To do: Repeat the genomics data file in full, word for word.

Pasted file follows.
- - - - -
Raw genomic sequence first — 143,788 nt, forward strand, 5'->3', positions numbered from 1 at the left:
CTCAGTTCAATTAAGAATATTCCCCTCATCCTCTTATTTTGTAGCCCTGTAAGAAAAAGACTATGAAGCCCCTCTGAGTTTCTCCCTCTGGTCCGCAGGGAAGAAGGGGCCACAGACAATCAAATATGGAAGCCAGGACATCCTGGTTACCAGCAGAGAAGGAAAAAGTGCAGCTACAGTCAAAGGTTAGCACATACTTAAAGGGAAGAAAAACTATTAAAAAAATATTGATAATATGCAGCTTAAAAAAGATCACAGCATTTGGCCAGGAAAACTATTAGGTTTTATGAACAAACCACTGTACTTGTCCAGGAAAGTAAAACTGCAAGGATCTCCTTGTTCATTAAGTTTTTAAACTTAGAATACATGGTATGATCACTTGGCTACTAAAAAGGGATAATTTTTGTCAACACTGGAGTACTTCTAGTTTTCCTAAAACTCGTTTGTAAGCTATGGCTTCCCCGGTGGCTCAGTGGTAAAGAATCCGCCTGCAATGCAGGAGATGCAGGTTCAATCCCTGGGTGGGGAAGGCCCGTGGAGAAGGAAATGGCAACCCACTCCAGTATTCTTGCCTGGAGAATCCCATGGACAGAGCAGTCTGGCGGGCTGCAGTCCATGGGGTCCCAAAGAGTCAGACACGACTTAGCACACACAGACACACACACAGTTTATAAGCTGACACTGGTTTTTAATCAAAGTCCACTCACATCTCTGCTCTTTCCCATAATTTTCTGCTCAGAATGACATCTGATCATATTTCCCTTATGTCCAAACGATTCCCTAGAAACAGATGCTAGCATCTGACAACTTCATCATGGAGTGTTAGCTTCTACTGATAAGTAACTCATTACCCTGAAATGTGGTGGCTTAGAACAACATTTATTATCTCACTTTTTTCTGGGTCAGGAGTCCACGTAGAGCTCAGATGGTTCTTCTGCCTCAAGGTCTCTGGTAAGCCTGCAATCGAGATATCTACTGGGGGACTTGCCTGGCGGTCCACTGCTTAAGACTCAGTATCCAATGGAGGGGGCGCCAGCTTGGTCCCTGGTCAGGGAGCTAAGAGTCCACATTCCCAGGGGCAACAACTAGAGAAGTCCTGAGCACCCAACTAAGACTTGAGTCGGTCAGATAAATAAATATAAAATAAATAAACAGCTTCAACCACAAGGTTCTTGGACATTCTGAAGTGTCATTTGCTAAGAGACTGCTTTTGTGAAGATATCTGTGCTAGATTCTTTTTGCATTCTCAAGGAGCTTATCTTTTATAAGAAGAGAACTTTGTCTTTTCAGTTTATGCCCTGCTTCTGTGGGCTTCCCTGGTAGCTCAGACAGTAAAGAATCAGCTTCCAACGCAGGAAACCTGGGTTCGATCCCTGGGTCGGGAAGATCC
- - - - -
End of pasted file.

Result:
Raw genomic sequence first — 143,788 nt, forward strand, 5'->3', positions numbered from 1 at the left:
CTCAGTTCAATTAAGAATATTCCCCTCATCCTCTTATTTTGTAGCCCTGTAAGAAAAAGACTATGAAGCCCCTCTGAGTTTCTCCCTCTGGTCCGCAGGGAAGAAGGGGCCACAGACAATCAAATATGGAAGCCAGGACATCCTGGTTACCAGCAGAGAAGGAAAAAGTGCAGCTACAGTCAAAGGTTAGCACATACTTAAAGGGAAGAAAAACTATTAAAAAAATATTGATAATATGCAGCTTAAAAAAGATCACAGCATTTGGCCAGGAAAACTATTAGGTTTTATGAACAAACCACTGTACTTGTCCAGGAAAGTAAAACTGCAAGGATCTCCTTGTTCATTAAGTTTTTAAACTTAGAATACATGGTATGATCACTTGGCTACTAAAAAGGGATAATTTTTGTCAACACTGGAGTACTTCTAGTTTTCCTAAAACTCGTTTGTAAGCTATGGCTTCCCCGGTGGCTCAGTGGTAAAGAATCCGCCTGCAATGCAGGAGATGCAGGTTCAATCCCTGGGTGGGGAAGGCCCGTGGAGAAGGAAATGGCAACCCACTCCAGTATTCTTGCCTGGAGAATCCCATGGACAGAGCAGTCTGGCGGGCTGCAGTCCATGGGGTCCCAAAGAGTCAGACACGACTTAGCACACACAGACACACACACAGTTTATAAGCTGACACTGGTTTTTAATCAAAGTCCACTCACATCTCTGCTCTTTCCCATAATTTTCTGCTCAGAATGACATCTGATCATATTTCCCTTATGTCCAAACGATTCCCTAGAAACAGATGCTAGCATCTGACAACTTCATCATGGAGTGTTAGCTTCTACTGATAAGTAACTCATTACCCTGAAATGTGGTGGCTTAGAACAACATTTATTATCTCACTTTTTTCTGGGTCAGGAGTCCACGTAGAGCTCAGATGGTTCTTCTGCCTCAAGGTCTCTGGTAAGCCTGCAATCGAGATATCTACTGGGGGACTTGCCTGGCGGTCCACTGCTTAAGACTCAGTATCCAATGGAGGGGGCGCCAGCTTGGTCCCTGGTCAGGGAGCTAAGAGTCCACATTCCCAGGGGCAACAACTAGAGAAGTCCTGAGCACCCAACTAAGACTTGAGTCGGTCAGATAAATAAATATAAAATAAATAAACAGCTTCAACCACAAGGTTCTTGGACATTCTGAAGTGTCATTTGCTAAGAGACTGCTTTTGTGAAGATATCTGTGCTAGATTCTTTTTGCATTCTCAAGGAGCTTATCTTTTATAAGAAGAGAACTTTGTCTTTTCAGTTTATGCCCTGCTTCTGTGGGCTTCCCTGGTAGCTCAGACAGTAAAGAATCAGCTTCCAACGCAGGAAACCTGGGTTCGATCCCTGGGTCGGGAAGATCC